Milan. October 24-27, 2019
SHOT is an interdisciplinary and international organization concerned with the history of technological devices, systems, and processes as well as with technology in history, culture, and society. We explore the production, circulation, appropriation, maintenance, and abandonment of technology under specific historical conditions. And we scrutinize these epistemic, economic, social, cultural, and political conditions. Our approaches are informed by a broad concept of technology, encompassing knowledge resources, practices, artifacts, and biofacts (artifacts in the realm of the living). Accordingly, the Committee invites paper and session proposals on any topic in a broadly defined history of technology, including topics that push the boundaries of the field.
SHOT is committed to a policy of diversity. In addition to intellectual quality, we warmly welcome proposals that reflect diversity in their line-up of speakers, in particular with regard to career level, gender, and geography. The Program Committee will prioritize proposals that make a conscious effort to increase diversity: for example, proposals that include one or more female speakers, and speakers at different professional stages, with different institutional affiliations, and/or different nationalities and geographies.
SHOT Annual Meeting 2019: Milan, Italy
Exploring the Interface between Technology, Art, and Design
In the 1950s Milan was, along with Turin, the industrial capital of Northern Italy. Established companies such as Pirelli, Breda, and Falk had their factories in the outskirts of the city. It was in that economic and cultural environment that the Museo Nazionale della Scienza e della Tecnologia “Leonardo Da Vinci,” one of the venues of the SHOT meeting, was inaugurated in 1953. Milan remains the economic center of Italy. It hosts the headquarters of national and multi-national banks and companies, Italy’s National Stock Exchange, a thriving network of new high-technology industries, and an expanding tertiary sector including logistics and transportation, food, and publishing. Four years ago it was the location of Expo 2015, whose theme “Feeding the Planet, Energy for Life” attracted 22 million visitors. Last but not least, Milan is one of the world’s capitals of fashion and design: a glamorous gallery of internationally famous brands.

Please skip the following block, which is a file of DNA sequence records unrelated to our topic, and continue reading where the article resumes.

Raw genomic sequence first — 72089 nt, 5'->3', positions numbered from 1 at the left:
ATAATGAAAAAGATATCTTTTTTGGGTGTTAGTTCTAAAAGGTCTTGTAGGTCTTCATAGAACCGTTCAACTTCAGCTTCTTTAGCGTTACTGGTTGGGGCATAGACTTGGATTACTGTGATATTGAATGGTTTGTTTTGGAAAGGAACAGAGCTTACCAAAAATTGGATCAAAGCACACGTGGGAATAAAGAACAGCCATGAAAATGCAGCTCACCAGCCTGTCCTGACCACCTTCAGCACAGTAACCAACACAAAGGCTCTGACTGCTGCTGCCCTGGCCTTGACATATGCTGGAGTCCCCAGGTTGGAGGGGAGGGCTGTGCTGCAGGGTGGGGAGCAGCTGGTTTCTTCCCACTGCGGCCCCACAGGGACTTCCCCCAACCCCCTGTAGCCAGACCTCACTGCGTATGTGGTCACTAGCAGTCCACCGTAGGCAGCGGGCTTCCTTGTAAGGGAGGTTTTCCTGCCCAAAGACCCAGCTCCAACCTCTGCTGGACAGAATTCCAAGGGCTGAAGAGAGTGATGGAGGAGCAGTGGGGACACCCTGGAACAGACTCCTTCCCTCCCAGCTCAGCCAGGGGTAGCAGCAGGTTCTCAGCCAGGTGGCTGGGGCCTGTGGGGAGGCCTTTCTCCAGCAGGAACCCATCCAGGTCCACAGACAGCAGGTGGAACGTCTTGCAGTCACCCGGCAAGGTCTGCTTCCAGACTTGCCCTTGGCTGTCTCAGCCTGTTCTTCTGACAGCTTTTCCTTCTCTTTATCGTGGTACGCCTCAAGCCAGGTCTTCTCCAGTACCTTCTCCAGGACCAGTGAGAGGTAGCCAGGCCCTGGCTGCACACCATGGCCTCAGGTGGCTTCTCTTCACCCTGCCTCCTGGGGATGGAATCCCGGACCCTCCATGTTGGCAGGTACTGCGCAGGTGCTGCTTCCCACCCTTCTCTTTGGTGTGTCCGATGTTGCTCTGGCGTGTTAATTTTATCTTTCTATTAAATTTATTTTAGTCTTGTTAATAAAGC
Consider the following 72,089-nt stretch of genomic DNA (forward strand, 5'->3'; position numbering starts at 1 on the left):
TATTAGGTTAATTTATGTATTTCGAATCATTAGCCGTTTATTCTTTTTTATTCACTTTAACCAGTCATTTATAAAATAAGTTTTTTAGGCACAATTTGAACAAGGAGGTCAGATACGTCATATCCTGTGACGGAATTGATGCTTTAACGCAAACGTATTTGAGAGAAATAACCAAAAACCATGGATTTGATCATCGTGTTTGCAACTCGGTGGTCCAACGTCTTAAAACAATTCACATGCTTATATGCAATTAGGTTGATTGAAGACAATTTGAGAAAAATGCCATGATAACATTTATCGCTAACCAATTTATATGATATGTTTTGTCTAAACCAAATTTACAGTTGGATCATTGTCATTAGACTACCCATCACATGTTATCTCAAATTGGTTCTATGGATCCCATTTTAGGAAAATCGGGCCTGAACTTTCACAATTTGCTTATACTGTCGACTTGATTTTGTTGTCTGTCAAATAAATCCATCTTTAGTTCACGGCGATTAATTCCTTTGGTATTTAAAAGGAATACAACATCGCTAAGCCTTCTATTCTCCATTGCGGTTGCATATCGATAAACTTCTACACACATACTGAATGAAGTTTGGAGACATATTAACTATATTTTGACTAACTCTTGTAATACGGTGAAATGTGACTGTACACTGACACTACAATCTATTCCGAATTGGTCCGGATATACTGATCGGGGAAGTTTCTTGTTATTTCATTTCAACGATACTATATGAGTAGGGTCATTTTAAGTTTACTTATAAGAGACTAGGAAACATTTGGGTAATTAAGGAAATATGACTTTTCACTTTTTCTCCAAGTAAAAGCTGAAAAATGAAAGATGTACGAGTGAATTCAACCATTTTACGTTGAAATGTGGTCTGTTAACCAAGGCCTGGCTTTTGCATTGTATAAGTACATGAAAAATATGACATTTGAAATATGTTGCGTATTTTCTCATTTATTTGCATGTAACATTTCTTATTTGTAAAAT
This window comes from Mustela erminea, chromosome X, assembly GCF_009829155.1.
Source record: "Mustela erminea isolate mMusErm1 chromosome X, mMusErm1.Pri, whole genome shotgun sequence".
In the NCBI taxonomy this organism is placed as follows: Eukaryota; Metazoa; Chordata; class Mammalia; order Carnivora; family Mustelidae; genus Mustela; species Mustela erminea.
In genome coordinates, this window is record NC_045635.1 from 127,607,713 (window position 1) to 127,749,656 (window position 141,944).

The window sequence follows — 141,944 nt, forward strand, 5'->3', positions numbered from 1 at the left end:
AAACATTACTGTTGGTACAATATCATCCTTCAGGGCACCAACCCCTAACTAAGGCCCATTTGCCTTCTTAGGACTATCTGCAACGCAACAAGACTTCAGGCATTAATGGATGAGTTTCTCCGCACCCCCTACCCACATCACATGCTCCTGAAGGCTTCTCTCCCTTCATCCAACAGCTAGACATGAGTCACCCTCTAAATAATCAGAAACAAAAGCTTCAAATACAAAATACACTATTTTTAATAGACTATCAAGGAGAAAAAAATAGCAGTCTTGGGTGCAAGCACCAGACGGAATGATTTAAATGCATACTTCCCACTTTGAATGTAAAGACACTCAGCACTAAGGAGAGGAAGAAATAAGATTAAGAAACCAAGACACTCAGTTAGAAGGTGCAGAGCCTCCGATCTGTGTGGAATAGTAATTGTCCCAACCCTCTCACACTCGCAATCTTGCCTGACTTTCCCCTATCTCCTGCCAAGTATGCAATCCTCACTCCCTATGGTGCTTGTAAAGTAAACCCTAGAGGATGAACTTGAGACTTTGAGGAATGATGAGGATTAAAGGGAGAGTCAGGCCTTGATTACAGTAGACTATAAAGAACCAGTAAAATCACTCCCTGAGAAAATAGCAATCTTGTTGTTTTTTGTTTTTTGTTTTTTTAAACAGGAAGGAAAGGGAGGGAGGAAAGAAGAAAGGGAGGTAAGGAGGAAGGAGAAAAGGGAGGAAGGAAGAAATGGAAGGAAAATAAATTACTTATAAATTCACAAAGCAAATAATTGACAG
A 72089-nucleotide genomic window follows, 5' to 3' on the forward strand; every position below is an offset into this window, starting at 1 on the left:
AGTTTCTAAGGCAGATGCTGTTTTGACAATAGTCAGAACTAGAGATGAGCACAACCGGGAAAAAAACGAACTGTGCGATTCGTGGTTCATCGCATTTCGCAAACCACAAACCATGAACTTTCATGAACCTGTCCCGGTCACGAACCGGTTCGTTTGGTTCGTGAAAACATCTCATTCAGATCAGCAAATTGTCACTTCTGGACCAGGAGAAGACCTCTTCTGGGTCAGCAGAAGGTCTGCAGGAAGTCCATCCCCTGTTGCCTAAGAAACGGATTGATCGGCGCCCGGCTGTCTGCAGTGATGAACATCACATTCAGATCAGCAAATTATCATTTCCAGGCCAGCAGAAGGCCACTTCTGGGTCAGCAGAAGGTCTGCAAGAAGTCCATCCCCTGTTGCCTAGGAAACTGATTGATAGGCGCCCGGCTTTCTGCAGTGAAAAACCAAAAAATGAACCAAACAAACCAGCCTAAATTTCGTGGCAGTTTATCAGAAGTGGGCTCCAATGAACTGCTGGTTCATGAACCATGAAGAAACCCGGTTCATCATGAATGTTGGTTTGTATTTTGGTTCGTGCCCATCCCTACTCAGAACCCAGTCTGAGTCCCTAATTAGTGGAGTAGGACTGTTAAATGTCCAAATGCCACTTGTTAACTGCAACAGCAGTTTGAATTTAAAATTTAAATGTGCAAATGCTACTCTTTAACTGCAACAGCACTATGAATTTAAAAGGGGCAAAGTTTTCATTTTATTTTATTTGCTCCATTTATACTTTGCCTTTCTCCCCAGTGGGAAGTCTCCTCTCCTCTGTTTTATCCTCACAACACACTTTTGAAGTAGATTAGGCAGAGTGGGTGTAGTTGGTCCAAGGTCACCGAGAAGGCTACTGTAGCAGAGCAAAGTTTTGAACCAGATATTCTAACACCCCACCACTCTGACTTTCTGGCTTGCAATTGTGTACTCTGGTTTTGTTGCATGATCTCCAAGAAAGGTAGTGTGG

Milan is also an important city of culture, with three universities, an engineering school, an economics and business school, and a medical school. And it is a city of the arts: the city center is rich with a remarkable variety of historic buildings, monuments, museums, and other treasures. Among them, Milan holds extraordinary examples of Leonardo’s work as an artist and an engineer, including the Codex Atlanticus and the Last Supper.
To pay tribute to the venue of the meeting we want to encourage proposals that engage topics related to a broadly interpreted theme of “Exploring the interface between technology, art, and design.”
In the past and present, and in different cultural traditions, technology, art, design, and craft have blended together in a cross-fertilization process. While the boundaries between knowledge formation, artistic expression, and material culture are permeable, diverse factors affect the degree to which they combine and the quality of the results emerging from their interactions. In Italy the examples of fruitful collaboration are numerous, in the present as well as in both the recent and more distant past. Similar cases can be found worldwide; examination of the clustering of interactions among technology, art, and design in diverse contexts and periods is an important project of the history of technology.
More recently we observe a growing interest in educational programs proactively encouraging and supporting collaboration among artists, scientists, engineers, architects, and craftspeople, as well as scholars in the humanities and social sciences. These programs encourage a reappraisal of different approaches to the relations between form and function in different cultural traditions.
We invite SHOT participants to reflect on these themes from an historical as well as a contemporary perspective, and with respect to a variety of socio-cultural environments. Among the aspects which deserve to be discussed is how art and design impact innovation in new as well as traditional production technologies; how digital technologies are opening new perspectives in the development of design and the arts, as well as the reinterpretation and development of traditional crafts; and how art, design, and craft can provide inspiration in the search for the transition to more sustainable consumption/production patterns.